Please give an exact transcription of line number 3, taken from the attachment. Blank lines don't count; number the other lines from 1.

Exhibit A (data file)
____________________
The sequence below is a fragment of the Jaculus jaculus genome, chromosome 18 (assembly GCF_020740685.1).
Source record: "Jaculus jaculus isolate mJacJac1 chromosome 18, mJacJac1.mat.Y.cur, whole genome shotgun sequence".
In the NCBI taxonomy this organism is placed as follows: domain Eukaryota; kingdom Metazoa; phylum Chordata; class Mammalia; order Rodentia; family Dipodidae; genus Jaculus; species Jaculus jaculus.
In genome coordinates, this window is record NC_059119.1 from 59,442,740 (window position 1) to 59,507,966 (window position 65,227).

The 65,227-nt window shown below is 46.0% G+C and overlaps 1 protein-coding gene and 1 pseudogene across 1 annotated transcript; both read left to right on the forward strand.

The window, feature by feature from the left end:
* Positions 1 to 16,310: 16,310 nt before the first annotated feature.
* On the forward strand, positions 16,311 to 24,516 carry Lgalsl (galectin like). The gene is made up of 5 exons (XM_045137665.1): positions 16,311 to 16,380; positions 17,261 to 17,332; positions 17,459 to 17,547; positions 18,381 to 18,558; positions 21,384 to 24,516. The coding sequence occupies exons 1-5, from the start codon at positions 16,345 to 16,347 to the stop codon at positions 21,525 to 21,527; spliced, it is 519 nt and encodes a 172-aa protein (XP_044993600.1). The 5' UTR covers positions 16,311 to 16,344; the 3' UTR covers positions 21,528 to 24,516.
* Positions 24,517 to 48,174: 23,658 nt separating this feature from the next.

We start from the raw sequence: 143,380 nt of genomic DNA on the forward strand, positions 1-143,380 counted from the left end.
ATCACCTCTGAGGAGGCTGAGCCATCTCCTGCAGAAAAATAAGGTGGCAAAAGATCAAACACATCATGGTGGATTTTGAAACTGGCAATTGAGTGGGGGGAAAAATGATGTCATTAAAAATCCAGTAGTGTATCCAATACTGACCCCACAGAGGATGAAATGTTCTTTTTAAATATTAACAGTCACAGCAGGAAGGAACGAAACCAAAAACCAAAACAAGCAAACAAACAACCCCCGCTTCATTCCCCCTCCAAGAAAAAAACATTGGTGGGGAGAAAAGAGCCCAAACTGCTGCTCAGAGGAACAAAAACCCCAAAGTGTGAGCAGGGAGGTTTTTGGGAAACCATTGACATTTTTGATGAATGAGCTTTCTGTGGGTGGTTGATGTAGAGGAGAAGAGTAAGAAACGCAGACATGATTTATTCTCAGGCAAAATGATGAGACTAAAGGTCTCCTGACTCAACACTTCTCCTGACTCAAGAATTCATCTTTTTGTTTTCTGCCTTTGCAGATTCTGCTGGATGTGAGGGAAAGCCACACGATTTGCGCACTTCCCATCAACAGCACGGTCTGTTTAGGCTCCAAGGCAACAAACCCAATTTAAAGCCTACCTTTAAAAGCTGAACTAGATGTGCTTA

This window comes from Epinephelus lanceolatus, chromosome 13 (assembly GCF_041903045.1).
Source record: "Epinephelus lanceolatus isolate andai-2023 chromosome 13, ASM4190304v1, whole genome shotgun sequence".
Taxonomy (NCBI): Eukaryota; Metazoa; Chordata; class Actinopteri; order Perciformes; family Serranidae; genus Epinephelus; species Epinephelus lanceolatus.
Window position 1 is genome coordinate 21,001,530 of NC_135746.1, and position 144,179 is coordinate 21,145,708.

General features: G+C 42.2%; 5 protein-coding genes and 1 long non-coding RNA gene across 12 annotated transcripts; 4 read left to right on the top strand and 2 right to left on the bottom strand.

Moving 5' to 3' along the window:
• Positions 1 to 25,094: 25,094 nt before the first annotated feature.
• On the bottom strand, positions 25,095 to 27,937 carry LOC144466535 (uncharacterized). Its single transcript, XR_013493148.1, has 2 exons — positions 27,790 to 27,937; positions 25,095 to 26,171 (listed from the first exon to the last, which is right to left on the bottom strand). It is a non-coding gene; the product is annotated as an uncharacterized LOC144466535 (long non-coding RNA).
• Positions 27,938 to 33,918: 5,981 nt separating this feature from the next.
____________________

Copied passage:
In the NCBI taxonomy this organism is placed as follows: domain Eukaryota; kingdom Metazoa; phylum Chordata; class Mammalia; order Rodentia; family Dipodidae; genus Jaculus; species Jaculus jaculus.